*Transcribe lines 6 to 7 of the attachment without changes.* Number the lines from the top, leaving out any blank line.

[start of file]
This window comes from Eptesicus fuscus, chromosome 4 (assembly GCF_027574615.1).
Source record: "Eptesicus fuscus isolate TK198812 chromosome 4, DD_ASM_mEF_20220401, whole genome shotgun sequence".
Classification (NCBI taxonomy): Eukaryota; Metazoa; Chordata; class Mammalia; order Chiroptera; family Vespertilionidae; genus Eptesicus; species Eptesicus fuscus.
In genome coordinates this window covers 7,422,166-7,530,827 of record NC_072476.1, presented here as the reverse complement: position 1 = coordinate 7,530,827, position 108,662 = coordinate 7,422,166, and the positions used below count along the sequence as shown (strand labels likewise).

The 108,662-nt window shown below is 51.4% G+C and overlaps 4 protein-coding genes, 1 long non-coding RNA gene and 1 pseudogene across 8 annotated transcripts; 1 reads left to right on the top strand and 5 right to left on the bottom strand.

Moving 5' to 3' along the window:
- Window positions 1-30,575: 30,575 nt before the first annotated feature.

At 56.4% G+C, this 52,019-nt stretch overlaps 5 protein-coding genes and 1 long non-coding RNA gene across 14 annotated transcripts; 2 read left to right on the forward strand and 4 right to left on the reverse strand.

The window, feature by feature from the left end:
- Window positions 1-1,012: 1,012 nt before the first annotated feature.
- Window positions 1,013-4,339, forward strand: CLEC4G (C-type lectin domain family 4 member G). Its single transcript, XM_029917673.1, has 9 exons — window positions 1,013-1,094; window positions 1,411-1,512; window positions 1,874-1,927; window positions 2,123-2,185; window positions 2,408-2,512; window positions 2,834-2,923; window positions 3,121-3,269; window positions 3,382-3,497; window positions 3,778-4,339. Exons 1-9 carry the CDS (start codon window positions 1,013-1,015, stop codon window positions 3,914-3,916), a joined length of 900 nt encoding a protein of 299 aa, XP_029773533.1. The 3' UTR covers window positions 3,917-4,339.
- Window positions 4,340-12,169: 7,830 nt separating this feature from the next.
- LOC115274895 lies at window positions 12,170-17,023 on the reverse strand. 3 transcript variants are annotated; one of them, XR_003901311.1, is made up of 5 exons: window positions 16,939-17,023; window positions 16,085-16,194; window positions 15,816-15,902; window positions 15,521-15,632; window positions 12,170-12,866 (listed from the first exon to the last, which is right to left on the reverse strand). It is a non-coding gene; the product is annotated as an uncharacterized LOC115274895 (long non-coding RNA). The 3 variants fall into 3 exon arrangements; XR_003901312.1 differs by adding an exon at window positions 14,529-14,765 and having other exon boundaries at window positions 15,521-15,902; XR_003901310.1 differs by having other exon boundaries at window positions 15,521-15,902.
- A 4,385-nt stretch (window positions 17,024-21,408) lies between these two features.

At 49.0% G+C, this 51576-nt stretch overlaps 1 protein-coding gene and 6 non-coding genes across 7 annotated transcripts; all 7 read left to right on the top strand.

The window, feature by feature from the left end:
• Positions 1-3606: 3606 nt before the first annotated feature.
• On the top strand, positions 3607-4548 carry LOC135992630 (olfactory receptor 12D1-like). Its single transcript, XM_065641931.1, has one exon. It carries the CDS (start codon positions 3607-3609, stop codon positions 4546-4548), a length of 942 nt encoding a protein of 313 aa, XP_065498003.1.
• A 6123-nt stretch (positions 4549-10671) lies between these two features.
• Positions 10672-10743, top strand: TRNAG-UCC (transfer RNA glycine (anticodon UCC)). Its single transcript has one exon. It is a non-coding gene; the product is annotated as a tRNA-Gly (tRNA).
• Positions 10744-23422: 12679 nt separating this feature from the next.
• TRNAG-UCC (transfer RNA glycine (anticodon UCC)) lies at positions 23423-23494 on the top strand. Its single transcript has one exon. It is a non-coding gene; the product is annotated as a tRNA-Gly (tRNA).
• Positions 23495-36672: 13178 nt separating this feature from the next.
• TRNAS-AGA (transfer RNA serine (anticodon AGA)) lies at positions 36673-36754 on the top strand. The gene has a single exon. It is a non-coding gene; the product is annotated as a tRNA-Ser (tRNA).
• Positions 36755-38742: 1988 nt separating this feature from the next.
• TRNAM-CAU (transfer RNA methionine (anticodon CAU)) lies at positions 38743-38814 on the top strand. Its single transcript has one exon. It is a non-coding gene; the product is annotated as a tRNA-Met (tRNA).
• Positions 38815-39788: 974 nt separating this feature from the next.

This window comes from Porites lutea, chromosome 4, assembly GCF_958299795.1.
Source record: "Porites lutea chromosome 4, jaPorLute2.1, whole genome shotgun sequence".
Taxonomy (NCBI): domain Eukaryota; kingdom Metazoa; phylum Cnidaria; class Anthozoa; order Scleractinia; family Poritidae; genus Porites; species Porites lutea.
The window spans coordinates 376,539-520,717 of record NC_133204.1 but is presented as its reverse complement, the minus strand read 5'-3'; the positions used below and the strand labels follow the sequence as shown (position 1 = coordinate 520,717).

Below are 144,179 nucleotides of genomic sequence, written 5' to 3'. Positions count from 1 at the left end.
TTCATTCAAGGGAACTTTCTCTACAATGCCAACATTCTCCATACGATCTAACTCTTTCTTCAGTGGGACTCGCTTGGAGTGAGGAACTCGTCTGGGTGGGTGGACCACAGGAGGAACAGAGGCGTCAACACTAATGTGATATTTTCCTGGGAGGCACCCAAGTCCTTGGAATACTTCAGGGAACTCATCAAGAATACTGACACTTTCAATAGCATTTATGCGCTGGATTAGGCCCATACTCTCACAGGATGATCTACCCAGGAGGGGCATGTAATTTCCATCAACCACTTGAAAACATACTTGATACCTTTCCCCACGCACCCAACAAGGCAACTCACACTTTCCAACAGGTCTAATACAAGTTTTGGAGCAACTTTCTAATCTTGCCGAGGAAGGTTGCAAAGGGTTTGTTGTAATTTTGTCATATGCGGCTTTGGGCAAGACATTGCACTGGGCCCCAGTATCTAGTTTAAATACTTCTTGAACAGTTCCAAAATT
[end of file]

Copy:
Moving 5' to 3' along the window:
- Window positions 1-30,575: 30,575 nt before the first annotated feature.